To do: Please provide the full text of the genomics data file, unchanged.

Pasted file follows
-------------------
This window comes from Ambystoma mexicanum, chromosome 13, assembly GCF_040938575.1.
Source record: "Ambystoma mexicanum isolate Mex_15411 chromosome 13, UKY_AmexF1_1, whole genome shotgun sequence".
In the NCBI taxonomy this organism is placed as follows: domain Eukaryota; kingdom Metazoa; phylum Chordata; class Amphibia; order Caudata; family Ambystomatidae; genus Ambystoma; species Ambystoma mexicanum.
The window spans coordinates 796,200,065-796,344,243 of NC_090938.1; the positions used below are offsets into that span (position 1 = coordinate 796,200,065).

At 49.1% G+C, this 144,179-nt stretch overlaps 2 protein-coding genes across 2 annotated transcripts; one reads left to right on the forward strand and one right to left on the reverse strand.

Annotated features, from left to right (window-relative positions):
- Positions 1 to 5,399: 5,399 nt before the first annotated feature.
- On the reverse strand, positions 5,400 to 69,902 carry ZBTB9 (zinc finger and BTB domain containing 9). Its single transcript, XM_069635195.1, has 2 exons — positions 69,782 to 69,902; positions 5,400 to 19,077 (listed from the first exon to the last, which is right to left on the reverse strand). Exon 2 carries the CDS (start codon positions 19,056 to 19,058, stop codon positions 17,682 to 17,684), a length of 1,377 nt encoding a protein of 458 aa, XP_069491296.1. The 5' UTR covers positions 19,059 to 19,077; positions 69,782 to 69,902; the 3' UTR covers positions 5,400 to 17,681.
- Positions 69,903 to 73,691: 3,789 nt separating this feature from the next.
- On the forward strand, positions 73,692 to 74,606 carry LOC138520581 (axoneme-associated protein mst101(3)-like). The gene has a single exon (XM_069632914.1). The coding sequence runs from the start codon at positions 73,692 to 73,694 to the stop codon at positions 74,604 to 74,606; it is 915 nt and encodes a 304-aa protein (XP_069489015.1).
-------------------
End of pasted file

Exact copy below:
This window comes from Ambystoma mexicanum, chromosome 13, assembly GCF_040938575.1.
Source record: "Ambystoma mexicanum isolate Mex_15411 chromosome 13, UKY_AmexF1_1, whole genome shotgun sequence".
In the NCBI taxonomy this organism is placed as follows: domain Eukaryota; kingdom Metazoa; phylum Chordata; class Amphibia; order Caudata; family Ambystomatidae; genus Ambystoma; species Ambystoma mexicanum.
The window spans coordinates 796,200,065-796,344,243 of NC_090938.1; the positions used below are offsets into that span (position 1 = coordinate 796,200,065).

At 49.1% G+C, this 144,179-nt stretch overlaps 2 protein-coding genes across 2 annotated transcripts; one reads left to right on the forward strand and one right to left on the reverse strand.

Annotated features, from left to right (window-relative positions):
- Positions 1 to 5,399: 5,399 nt before the first annotated feature.
- On the reverse strand, positions 5,400 to 69,902 carry ZBTB9 (zinc finger and BTB domain containing 9). Its single transcript, XM_069635195.1, has 2 exons — positions 69,782 to 69,902; positions 5,400 to 19,077 (listed from the first exon to the last, which is right to left on the reverse strand). Exon 2 carries the CDS (start codon positions 19,056 to 19,058, stop codon positions 17,682 to 17,684), a length of 1,377 nt encoding a protein of 458 aa, XP_069491296.1. The 5' UTR covers positions 19,059 to 19,077; positions 69,782 to 69,902; the 3' UTR covers positions 5,400 to 17,681.
- Positions 69,903 to 73,691: 3,789 nt separating this feature from the next.
- On the forward strand, positions 73,692 to 74,606 carry LOC138520581 (axoneme-associated protein mst101(3)-like). The gene has a single exon (XM_069632914.1). The coding sequence runs from the start codon at positions 73,692 to 73,694 to the stop codon at positions 74,604 to 74,606; it is 915 nt and encodes a 304-aa protein (XP_069489015.1).